• Voting preferred shares for public stockholders

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    EMETERIO SD. PEREZ

    EMETERIO SD. PEREZ

    WHO will review the rules on public ownership in listed companies? Should this be undertaken by the Philippine Stock Exchange or the Securities and Exchange Commission? These two questions may not be difficult to answer but are probably being taken for granted by their market monitoring teams — if they have any.

    WHO will review the rules on public ownership in listed companies? Should this be undertaken by the Philippine Stock Exchange or the Securities and Exchange Commission? These two questions may not be difficult to answer but are probably being taken for granted by their market monitoring teams—if they have any.

    Out of delicadeza, PSE should not be expected to undertake such task given the fact that its shares are also listed. As for the SEC, why not? As a regulatory agency, it could and should, as long as the PSE would cooperate with it in providing the data needed to review the ownership of listed companies.

    At this point, though, it may be important for the SEC—to the point of being repetitive—to re-study the definition of the 60-40-percent ownership ratio stated by the Supreme Court in the Gamboa case. Will the ownership computation be 60-percent minimum and 40-percent maximum ownership for Filipinos and foreigners, respectively? Although this was the gist of the SC ruling, the SEC decided to ignore it and appears to be very accommodating of family-owned businesses.

    60-40% of what?
    It won’t be easy for listed companies to comply with the Supreme Court ruling for various reasons. One would be the difficulty of assigning too many preferred shares to non-entities such as a trust fund, which may not even be legally registered as a stock corporation with the SEC.

    Even the use of a trust fund as a conduit for holding shares may be questionable when it allows the majority to vote them to control board. This had happened and is bound to happen again as long as no one asks the high court to clarify its ruling in the Gamboa-PLDT ownership issue.

    Should the SEC continue to tolerate the issuance of preferred shares as in the case of PLDT, then it would be frustrating the public, which expects neutrality from a regulatory agency that the SEC is.

    As a matter of fact, the SC’s interpretation of 60-40-percent ownership ratio in favor of Filipinos, should stop listed companies from issuing preferred shares in compliance with the 60-40 percent division of ownership between Filipinos and foreigners.

    Common shares only
    Question: Why is the issuance of preferred shares becoming a more common practice among listed companies?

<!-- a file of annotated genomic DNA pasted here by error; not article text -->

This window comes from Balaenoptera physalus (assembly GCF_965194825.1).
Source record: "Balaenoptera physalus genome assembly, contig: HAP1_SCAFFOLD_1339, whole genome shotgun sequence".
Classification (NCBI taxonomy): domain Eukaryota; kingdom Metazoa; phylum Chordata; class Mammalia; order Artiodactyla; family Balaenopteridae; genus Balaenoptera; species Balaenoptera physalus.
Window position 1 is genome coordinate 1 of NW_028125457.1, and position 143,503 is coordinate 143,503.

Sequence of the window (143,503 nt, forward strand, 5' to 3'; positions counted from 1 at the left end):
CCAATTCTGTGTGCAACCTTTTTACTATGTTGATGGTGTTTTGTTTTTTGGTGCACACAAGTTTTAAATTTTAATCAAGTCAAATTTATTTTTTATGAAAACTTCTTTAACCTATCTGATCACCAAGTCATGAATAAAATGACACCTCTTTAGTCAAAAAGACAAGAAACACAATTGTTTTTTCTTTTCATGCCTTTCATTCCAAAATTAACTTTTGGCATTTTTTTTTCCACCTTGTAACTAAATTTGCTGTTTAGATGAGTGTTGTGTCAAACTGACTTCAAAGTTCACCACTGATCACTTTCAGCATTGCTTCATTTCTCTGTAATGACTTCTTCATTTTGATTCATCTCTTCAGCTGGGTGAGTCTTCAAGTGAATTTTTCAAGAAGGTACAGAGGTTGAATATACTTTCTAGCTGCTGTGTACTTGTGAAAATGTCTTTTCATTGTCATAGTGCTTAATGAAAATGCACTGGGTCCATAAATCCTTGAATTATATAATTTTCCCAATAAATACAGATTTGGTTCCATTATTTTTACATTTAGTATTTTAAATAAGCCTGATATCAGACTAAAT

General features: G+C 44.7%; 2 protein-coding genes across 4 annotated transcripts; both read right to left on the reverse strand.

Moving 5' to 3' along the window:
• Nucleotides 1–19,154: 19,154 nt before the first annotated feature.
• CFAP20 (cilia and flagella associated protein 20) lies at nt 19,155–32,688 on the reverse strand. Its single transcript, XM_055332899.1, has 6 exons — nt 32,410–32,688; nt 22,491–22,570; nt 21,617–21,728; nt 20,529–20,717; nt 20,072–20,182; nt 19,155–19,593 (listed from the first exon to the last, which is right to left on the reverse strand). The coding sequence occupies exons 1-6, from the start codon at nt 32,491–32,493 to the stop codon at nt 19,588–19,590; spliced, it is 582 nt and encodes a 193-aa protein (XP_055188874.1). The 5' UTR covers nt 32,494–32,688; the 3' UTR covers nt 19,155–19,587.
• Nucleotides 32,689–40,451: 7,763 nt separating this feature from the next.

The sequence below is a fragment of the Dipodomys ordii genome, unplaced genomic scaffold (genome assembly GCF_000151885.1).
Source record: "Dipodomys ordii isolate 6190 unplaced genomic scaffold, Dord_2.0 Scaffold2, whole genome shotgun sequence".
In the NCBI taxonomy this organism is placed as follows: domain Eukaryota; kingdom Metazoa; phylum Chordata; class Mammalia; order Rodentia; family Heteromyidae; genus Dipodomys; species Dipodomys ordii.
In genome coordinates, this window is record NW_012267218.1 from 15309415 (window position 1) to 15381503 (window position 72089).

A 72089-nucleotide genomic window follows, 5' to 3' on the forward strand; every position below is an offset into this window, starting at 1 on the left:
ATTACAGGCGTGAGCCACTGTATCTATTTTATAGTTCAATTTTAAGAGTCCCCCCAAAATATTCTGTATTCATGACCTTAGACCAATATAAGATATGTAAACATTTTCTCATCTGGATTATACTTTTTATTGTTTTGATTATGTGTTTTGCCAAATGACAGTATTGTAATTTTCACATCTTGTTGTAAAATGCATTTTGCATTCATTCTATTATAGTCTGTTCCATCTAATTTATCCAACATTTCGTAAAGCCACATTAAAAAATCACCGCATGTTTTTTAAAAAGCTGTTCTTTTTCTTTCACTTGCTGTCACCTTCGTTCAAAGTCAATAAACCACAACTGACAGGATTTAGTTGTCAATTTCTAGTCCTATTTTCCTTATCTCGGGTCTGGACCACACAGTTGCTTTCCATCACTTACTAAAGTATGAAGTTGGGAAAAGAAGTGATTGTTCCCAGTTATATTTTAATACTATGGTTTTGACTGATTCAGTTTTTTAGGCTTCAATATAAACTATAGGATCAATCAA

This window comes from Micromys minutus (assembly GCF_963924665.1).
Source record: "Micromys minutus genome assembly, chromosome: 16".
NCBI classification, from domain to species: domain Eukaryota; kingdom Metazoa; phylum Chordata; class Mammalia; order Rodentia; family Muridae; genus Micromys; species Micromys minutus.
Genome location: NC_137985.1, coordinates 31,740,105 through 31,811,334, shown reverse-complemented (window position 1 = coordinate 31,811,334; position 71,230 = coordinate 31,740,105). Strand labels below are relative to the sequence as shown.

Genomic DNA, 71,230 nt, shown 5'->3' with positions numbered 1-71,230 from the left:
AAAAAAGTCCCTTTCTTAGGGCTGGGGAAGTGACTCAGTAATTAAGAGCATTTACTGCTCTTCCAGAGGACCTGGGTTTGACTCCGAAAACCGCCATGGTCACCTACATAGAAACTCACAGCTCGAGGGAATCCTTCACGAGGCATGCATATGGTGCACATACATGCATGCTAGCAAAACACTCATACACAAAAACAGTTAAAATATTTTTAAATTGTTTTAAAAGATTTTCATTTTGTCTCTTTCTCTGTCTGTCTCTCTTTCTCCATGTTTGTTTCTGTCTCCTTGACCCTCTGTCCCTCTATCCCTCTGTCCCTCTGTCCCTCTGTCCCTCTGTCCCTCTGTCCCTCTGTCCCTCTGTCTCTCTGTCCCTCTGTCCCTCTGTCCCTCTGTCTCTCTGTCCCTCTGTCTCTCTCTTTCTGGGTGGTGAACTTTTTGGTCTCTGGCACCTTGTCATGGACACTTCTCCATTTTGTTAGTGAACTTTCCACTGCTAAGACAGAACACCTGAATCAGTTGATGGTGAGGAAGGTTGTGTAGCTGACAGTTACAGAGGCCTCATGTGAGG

Answer: Issuing preferred shares is one way of going around the 10-percent minimum public ownership rule.

    Both the SEC and PSE tolerate the computation of the minimum public ownership based only on outstanding common shares. This tolerance must be the only reason for the regular posting of public ownership reports on the PSE website.

    Why only common shares for the public? If the rule says so, then it should be amended to stop the dilution of the public stockholders’ voting rights. Incidentally if granted the right to own voting preferred shares, the public may even be able to elect one among themselves to the board of any listed company.

    Of course, the majority owners fear the presence of outsiders in the board of their companies. After all, they own and control these companies and the public has no business interfering in how they manage them and in knowing their secrets.

    No preemptive rights
    Depriving the public of preemptive rights over the additional issuances of common shares should not have been happening had the SEC not allowed the practice. Being the regulatory authority, the commission is totally ignoring the right of the public, and is catering mostly to the whims of business owners.

    The SEC may have lost some of its functions to regular courts but should not take this against the public. Instead, it should consider it a blessing in disguise because it can now focus on monitoring the activities of listed companies.

    By strictly enforcing the policy on full transparency, the SEC would be able to discover its own shortcomings. It is up to its officials to discover the agency’s own faults and not wait for the public to expose them.

    It is about time for the SEC to pay more attention to the right of the public as investors who trade on listed stocks. Without them, there would be no stock market to speak of and no PSE for the commission to regulate.

    esdperez@gmail.com

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